The opposition Democrats accuse him of corruption, nepotism, mismanagement, cronyism – all the sins they themselves have plenty of experience with during their 12-year reign following Serbia’s color revolution. Yet they’ve had to struggle for control of the marches with the nationalists, who accuse Vucic of preparing to betray Kosovo and want “him to go away, but [Democrats] not come back.”

There is plenty of genuine discontent in Serbia with Vucic, who first came to power in 2012 on a nationalist-populist platform but quickly began to rule as a pro-NATO liberal. It later emerged that western PR firms had a key role in his party’s “makeover” from Radicals to Progressives. Yet his subsequent balancing act between NATO and Russia has infuriated both the NGOs and politicians in Serbia beholden to Western interests, and US diplomats charged with keeping the Balkans conquered.

Washington is busy with its own troubles these days, so there was no official comment to Putin’s visit from the State Department – only a somewhat pitiful and tone-deaf tweet by Ambassador Kyle Scott, bemoaning the lack of punishment for $1 million in damages to the US Embassy during a 2008 protest against Kosovo “independence.” Yet as far as Western media outlets are concerned, why Moscow seems to be vastly more popular than Washington on the streets of Belgrade nonetheless remains a mystery.

By Nebojsa Malic


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Curious Bedfellows: The Neocon And Progressive Alliance To Destroy Donald Trump

The neocon metamorphosis is nearly complete as many of the neocons, who started out as Democrats, have returned home, where they are being welcomed for their hardline foreign policy viewpoint.



Authored by Philip Giraldi via

The Roman poet Ovid’s masterful epic The Metamorphoses includes the memorable opening line regarding the poem’s central theme of transformation. He wrote In nova fert animus mutatas dicere formas corpora, which has been translated as “Of shapes transformed to bodies strange, I purpose to entreat…”

Ovid framed his narrative around gods, heroes and quasi-historical events but if he were around today, he would no doubt be fascinated by the many transformations of the group that has defined itself as neoconservative.The movement began in a cafeteria in City College of New York in the 1930s, where a group of radical Jewish students would meet to discuss politics and developments in Europe. Many of the founders were from the far left, communists of the Trotskyite persuasion, which meant that they believed in permanent global revolution led by a vanguard party. The transformation into conservatives of a neo-persuasion took place when they were reportedly “mugged by reality” into accepting that the standard leftist formulae were not working to transform the world rapidly enough. As liberal hawks, they then hitched their wagon to the power of the United States to bring about transformation by force if necessary and began to infiltrate institutions like the Pentagon to give themselves the tools to achieve their objectives, which included promotion of regime change wars, full spectrum global dominance and unconditional support for Israel.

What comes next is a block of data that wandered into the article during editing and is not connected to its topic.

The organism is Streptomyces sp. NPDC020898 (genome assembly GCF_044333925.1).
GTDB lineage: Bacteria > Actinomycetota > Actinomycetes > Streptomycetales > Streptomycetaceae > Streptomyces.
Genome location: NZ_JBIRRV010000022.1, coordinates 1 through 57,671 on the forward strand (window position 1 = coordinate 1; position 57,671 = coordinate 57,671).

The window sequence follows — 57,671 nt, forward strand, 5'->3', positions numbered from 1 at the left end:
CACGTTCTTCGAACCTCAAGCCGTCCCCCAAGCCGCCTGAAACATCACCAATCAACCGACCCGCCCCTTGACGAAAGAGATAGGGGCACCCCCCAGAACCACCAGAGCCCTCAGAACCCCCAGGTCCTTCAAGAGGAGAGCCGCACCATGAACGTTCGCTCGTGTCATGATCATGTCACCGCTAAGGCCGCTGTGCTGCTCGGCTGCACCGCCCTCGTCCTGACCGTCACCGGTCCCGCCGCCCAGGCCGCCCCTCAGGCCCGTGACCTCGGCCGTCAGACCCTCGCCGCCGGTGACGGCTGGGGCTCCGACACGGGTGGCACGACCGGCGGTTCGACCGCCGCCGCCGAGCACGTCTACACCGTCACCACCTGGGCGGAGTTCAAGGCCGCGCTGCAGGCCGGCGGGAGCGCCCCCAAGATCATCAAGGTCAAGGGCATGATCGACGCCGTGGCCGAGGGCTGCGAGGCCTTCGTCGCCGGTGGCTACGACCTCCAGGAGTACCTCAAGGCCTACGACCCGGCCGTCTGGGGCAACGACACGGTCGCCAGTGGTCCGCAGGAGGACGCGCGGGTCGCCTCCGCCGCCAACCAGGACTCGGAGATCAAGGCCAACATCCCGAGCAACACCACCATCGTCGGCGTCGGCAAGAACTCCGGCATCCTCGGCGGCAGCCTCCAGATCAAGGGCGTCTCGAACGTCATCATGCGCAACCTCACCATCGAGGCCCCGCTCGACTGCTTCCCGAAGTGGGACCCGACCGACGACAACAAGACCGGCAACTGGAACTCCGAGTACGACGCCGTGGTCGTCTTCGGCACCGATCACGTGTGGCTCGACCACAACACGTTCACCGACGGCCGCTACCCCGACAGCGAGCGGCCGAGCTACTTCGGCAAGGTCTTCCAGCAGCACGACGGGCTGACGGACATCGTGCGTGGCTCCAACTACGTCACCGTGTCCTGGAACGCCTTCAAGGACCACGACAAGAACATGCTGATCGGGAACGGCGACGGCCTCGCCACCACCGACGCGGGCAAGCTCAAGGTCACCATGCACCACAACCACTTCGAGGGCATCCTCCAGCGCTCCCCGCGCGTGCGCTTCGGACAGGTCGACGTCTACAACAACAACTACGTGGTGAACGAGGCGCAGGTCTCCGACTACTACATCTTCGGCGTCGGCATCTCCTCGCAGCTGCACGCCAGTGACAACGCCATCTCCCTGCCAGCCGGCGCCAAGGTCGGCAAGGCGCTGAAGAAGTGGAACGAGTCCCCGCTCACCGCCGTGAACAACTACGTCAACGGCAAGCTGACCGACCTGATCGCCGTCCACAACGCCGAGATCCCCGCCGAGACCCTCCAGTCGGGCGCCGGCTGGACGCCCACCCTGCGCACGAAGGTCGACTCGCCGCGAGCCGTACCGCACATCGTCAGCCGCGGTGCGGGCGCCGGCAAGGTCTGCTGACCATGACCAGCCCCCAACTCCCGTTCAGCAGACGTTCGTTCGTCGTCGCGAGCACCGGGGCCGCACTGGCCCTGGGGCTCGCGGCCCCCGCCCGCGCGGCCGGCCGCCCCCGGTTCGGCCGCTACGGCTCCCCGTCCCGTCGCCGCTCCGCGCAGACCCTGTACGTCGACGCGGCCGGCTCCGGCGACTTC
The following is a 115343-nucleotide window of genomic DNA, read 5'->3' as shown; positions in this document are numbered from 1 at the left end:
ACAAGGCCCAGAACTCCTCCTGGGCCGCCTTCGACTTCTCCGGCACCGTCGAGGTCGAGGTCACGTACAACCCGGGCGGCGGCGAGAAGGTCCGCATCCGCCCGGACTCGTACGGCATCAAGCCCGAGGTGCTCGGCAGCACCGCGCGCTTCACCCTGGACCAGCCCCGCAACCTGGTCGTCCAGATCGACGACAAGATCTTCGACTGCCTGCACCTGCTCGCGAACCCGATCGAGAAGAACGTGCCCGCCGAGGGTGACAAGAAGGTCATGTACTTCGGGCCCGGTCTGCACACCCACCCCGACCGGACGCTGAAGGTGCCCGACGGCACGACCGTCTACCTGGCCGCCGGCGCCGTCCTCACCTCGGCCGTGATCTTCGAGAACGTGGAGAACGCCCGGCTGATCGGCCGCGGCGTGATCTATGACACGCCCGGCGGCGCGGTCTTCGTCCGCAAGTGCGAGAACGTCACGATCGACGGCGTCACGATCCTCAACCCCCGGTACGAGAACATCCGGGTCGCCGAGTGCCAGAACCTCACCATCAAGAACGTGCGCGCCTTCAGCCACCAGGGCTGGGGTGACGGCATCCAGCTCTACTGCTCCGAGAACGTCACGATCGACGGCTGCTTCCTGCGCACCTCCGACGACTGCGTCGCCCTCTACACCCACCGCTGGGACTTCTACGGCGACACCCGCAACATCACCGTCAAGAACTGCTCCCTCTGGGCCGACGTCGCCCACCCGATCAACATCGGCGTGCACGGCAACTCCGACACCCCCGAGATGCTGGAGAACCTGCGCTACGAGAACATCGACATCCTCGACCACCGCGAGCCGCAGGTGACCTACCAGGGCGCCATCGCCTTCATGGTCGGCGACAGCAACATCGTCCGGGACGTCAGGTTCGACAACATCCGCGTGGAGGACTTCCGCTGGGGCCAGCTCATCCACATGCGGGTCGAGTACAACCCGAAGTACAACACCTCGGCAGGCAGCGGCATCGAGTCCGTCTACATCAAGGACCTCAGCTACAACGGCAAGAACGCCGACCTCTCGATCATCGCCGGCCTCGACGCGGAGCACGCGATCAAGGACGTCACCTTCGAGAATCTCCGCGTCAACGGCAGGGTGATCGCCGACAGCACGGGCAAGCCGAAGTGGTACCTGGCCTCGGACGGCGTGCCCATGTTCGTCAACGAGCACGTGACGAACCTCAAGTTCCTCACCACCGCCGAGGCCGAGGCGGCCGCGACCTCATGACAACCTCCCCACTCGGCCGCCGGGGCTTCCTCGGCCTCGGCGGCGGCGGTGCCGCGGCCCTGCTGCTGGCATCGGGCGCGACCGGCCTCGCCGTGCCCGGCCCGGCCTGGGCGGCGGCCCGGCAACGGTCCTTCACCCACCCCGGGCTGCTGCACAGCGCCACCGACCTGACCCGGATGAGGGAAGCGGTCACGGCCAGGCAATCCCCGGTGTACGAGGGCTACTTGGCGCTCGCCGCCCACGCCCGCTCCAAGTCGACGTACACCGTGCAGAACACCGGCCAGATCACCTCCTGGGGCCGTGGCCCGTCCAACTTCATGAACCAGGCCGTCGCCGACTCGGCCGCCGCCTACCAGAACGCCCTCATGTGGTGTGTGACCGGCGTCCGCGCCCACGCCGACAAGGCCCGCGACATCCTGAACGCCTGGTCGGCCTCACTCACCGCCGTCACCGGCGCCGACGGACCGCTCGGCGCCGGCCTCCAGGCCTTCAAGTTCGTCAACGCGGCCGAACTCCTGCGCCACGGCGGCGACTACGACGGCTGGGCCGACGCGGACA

The neocons initially found a home with Democratic Senator Henry “Scoop” Jackson, but they moved on in the 1970s and 1980s to prosper under Ronald Reagan as well as under Democrat Bill Clinton. Their ability to shape policy peaked under George W. Bush, when they virtually ran the Pentagon and were heavily represented in both the national security apparatus and in the White House. They became adept at selling their mantra of “strong national defense” to whomever was buying, including to President Obama, even while simultaneously complaining about his administration’s “weakness.”

The neoconservatives lined up behind Hillary Clinton in 2016, appalled by Donald Trump’s condemnation of their centerpiece war in Iraq and even more so by his pledge to end the wars in Asia and nation-building projects while also improving relations with the Russians. They worked actively against the Republican candidate both before he was nominated and elected and did everything they could to stop him, including libeling him as a Russian agent.

When Trump was elected, it, therefore, seemed that the reign of the neocons had ended, but chameleonlike, they have changed shape and are now ensconced both in some conservative as well as in an increasing number of progressive circles in Washington and in the media. Against all odds, they have even captured key posts in the White House itself with the naming of John Bolton as National Security Adviser and Mike Pompeo as Secretary of State. Bolton’s Chief of Staff is Fred Fleitz, a leading neocon and Islamophobe while last week Trump added Iran hawk Richard Goldberg to the National Security Council as director for countering Iranian weapons of mass destruction. Goldberg is an alumnus of the Foundation for Defense of Democracies, which is the leading neocon think tank calling incessantly for war with Iran.